A new study, undertaken by Dr. Lee Lindquist, an associate professor at Northwestern University‘s Feinberg School of Medicine and others, tells us something we already knew, or at least feared: many home aides who care for our elderly loved ones have absolutely no training. In fact, more often than not, they barely undergo screenings for drugs or other problems. These caregivers are also often very poorly supervised.
Uh oh. That’s not good.
Hiring agencies find candidates through advertisements, including such internet sites as Craigslist. And some agencies, anxious to satisfy their clients’ endless demand for cheap, energetic staff members (turnover in the care industry is very high), appear to flat-out lie about their employees’ education or backgrounds.
That’s even worse.
This is not to say there are not fine, compassionate caregivers and excellent agencies out there, but you’ve got to be very careful about which ones you hire. This latest study was published this month in the Journal of American Geriatrics Society. They note in the report that laws regulating these agencies vary by state. Caregiver providers are not regulated, as a rule, while nursing homes, whose services may be paid for by Medicare, are regulated. The typical aide was found to be a recent female immigrant, earning $7.25 an hour, on average. Live-in help earns an average of $5.44 per hour.
These day-to-day caregivers help our seniors with many intimate, personal tasks, including dressing, bathing, housekeeping and meal preparation. Many aides help out with financial transactions, too, such as bill-paying and bank account management. They are not nurses; they have no medical credentials. But while these aides are legally prohibited from actually dispensing any medications, they are expected to remind their charges to take their pills.
Suppose something goes wrong? Suppose patient and caregiver just don’t get along? Remember these are our loved ones we’re talking about. They may put up a brave front and talk tough to us — they don’t ever want to be seen as burdens or slackers — but they are frail and sick nonetheless. They are very vulnerable to fraud, neglect, even abuse but they are often too frightened or too embarrassed to complain.
A great deal of focus lately in health care for the elderly has been on keeping seniors in their own homes and sending teams of caregivers out to them. This is the American business model at its finest, apparently. And it sounds great, even ideal, but just consider the logistics for a moment, the coordination challenges, even all the driving around but still staying on schedule this means.
Given ever-tighter budgets, uneven or altogether nonexistent supervision and the inevitable daily staffing shortfalls all businesses endure, how truly practical is this plan? And even if it can be made workable for the system, does it work for the patients? You know how you feel when you’re isolated and ill, waiting for someone to show up to help you — it’s scary and lonely. Once someone finally comes by, you’re so grateful for the company you forget the neglect and put up with almost anything to have someone to talk to. Is this what we want for our families?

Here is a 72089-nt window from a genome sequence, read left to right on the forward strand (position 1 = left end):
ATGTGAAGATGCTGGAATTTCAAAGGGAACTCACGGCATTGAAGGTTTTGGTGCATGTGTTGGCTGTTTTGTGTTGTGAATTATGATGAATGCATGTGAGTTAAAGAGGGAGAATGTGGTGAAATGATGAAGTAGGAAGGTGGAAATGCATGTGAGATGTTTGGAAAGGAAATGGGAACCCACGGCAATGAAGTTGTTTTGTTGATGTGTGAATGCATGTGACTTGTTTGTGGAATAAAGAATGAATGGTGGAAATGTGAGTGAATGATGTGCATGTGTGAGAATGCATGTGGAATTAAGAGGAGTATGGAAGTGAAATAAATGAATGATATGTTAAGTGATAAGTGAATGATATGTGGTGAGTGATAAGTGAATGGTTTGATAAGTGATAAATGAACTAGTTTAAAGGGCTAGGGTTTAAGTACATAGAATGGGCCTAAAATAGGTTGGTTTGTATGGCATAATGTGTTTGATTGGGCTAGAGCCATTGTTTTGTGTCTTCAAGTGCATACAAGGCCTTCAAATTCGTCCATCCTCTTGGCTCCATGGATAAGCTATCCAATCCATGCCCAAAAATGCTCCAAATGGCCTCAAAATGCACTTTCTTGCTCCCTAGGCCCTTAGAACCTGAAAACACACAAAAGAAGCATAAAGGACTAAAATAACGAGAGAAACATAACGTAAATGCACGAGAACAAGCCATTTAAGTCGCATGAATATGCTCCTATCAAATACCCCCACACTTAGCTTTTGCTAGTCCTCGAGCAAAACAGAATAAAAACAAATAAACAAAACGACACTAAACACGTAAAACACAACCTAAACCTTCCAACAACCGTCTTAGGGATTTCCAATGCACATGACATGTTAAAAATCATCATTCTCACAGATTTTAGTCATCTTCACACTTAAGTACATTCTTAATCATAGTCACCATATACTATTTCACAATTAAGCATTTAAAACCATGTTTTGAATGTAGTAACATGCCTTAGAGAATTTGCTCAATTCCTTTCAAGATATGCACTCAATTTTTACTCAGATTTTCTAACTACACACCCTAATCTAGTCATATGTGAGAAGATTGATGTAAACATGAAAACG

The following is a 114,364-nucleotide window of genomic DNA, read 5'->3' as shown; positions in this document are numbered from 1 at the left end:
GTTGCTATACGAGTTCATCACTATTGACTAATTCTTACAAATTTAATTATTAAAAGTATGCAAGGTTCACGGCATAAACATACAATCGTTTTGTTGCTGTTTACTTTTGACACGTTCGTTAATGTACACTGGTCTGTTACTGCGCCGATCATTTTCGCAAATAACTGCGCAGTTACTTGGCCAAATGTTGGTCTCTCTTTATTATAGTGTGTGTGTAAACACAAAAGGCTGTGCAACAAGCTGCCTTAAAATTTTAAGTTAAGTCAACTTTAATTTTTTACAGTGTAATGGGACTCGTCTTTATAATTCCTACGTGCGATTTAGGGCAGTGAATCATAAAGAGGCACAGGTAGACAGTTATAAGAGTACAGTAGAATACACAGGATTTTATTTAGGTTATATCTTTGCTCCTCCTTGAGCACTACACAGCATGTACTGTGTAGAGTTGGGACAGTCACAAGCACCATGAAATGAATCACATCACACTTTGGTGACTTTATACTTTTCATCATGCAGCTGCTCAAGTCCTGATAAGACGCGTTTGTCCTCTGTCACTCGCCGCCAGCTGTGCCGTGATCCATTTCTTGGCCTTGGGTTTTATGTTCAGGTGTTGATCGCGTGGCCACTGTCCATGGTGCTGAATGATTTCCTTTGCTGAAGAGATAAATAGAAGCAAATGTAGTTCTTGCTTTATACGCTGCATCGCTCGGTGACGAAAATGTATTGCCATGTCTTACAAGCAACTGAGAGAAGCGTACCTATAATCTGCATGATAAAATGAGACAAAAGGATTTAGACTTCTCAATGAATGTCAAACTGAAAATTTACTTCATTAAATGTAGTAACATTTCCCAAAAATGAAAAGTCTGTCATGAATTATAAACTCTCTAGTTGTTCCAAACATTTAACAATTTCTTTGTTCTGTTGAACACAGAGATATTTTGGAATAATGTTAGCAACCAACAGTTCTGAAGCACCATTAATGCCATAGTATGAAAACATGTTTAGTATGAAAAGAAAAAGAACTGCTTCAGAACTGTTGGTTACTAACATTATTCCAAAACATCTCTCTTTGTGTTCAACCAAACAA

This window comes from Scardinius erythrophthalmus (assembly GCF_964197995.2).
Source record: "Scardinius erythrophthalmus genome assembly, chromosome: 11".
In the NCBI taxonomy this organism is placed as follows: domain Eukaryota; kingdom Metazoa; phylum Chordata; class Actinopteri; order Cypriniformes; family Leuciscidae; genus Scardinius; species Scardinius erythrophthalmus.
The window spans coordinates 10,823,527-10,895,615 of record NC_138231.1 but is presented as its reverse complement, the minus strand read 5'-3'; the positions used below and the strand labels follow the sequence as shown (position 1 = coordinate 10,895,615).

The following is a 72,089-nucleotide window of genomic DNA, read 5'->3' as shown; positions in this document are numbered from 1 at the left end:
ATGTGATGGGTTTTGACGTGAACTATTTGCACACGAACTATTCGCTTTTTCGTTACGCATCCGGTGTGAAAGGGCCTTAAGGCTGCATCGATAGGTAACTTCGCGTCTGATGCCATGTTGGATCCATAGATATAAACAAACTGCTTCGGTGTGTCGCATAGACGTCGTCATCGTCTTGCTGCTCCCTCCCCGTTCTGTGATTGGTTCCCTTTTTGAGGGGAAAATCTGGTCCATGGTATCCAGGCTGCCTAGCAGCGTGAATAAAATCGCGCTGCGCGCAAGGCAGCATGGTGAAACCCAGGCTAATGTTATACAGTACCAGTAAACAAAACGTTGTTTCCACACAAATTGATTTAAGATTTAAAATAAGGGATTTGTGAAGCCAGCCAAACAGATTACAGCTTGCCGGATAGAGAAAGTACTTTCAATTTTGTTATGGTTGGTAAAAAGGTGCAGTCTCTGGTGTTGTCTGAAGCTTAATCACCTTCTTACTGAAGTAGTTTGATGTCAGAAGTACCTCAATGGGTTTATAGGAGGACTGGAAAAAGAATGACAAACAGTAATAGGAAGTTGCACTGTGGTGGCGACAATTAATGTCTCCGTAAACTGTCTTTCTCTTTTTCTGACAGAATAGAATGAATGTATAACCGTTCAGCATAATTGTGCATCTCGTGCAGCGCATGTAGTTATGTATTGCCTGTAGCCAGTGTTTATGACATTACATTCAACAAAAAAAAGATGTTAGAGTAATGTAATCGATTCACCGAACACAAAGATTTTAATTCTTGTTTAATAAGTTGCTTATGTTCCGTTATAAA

Surely not. So what can we do? According to experts, including Beth Kallmyer, vice president of constituent services at the Alzheimer’s Association, pay close attention when sorting out care for elderly loved ones. Pay surprise visits when the caregivers are working. And ask questions, questions, questions.
For example, you might ask caregiver agencies the following:
- How do you recruit caregivers?
- What are your hiring requirements?
- What screenings are performed before you hire a potential caregiver? Criminal background checks? Federal and state? Drugs? Are all caregivers fingerprinted?
- Do the aides have CPR certification or any health-related training?
- Are the caregivers bonded and insured through your agency? Can you prove this?
- What skills are expected of the caregivers you send to the home? For example: lifting and transfers; homemaking skills; personal care skills (bathing, dressing, toileting); training in behavioral management.
- How, and how often, do you assess the caregiver’s capabilities?
- Does the agency provide a supervisor to evaluate the quality of home care on a regular basis? How often?
- What is your policy regarding substitute caregivers when the regular caregiver cannot provide the contracted services?
- How does the agency handle complaints or concerns about caregivers from patients or their families?
- If you are dissatisfied with a particular caregiver, can he or she be replaced ‘without cause’?
- Does supervision take place over the telephone? Through progress reports? In person at the home of the older adult?
Now of course, all this brings up yet another problem or challenge or (enormous) glitch in the whole healthcare equation: how do you keep your own job and your bills paid while doing your best to organize the care of your aging parents and relatives on one hand, and support your kids struggling with school debt or a most unfriendly economy on the other? And odds are, your children are in one part of the country and your elders are 1,500 miles away in the opposite direction. And even if they’re only across town, it’s still a major juggling act.
We don’t have a clue, either. But we’ll keep you posted. And have a great weekend!
Special thanks Journal of American Geriatrics Society; HealthDay